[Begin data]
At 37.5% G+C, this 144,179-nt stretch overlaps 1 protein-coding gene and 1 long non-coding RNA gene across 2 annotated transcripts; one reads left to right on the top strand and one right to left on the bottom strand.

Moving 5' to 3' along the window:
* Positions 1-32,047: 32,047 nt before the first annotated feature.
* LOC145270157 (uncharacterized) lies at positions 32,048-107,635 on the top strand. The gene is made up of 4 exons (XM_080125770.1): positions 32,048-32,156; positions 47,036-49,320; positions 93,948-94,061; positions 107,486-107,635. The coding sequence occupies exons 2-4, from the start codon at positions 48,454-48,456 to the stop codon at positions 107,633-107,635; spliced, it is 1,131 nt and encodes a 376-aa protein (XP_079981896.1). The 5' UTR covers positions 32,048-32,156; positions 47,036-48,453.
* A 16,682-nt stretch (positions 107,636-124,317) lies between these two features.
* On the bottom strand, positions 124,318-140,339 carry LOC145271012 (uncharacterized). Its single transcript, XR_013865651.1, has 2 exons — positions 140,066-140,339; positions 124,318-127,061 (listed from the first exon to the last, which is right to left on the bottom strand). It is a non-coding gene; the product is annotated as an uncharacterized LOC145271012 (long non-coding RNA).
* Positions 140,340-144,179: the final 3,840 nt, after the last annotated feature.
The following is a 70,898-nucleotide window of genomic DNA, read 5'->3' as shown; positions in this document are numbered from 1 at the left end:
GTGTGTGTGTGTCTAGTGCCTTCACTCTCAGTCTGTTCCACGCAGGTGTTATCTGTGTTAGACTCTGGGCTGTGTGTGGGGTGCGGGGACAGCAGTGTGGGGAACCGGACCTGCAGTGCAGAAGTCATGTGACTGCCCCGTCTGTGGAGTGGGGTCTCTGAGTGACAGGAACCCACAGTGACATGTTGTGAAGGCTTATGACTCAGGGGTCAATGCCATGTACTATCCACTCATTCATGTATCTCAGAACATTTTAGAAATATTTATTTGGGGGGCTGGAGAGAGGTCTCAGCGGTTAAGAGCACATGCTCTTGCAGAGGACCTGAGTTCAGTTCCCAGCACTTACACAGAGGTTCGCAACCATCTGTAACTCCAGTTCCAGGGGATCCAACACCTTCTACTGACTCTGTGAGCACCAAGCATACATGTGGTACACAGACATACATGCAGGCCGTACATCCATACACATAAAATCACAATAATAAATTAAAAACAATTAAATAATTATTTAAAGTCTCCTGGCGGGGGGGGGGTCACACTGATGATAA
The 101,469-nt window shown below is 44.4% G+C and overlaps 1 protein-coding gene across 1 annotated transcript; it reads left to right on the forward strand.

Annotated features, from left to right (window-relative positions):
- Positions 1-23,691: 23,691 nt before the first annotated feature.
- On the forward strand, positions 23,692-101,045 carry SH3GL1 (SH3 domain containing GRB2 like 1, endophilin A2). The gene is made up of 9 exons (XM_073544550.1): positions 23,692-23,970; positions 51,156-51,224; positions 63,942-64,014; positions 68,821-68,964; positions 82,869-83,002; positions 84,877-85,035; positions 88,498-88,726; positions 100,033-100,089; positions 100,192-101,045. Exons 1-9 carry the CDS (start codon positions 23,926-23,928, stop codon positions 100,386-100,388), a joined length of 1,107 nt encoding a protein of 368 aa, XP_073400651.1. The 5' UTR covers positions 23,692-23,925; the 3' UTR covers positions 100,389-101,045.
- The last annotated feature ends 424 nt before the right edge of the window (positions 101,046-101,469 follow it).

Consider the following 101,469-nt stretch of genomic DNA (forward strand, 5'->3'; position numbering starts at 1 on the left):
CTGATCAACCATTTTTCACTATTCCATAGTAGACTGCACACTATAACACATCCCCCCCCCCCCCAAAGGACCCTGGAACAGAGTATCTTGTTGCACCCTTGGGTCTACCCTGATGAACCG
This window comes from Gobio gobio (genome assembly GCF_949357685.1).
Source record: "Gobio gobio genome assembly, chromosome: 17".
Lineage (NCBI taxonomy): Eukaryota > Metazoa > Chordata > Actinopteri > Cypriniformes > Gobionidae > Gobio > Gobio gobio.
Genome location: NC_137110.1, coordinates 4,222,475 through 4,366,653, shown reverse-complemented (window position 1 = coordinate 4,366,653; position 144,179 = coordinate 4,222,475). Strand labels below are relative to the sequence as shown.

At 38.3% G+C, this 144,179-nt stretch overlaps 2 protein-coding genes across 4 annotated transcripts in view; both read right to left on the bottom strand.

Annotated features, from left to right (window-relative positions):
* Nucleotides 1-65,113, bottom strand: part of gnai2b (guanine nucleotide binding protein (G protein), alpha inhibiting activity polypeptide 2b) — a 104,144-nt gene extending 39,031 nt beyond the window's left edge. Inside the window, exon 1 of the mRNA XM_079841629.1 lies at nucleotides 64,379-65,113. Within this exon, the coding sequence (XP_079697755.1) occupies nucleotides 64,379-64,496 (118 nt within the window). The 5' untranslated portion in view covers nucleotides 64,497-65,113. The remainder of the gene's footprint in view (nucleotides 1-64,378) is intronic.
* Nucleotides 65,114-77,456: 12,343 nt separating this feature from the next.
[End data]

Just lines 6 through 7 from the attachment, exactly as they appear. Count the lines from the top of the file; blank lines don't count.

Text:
* On the bottom strand, positions 124,318-140,339 carry LOC145271012 (uncharacterized). Its single transcript, XR_013865651.1, has 2 exons — positions 140,066-140,339; positions 124,318-127,061 (listed from the first exon to the last, which is right to left on the bottom strand). It is a non-coding gene; the product is annotated as an uncharacterized LOC145271012 (long non-coding RNA).
* Positions 140,340-144,179: the final 3,840 nt, after the last annotated feature.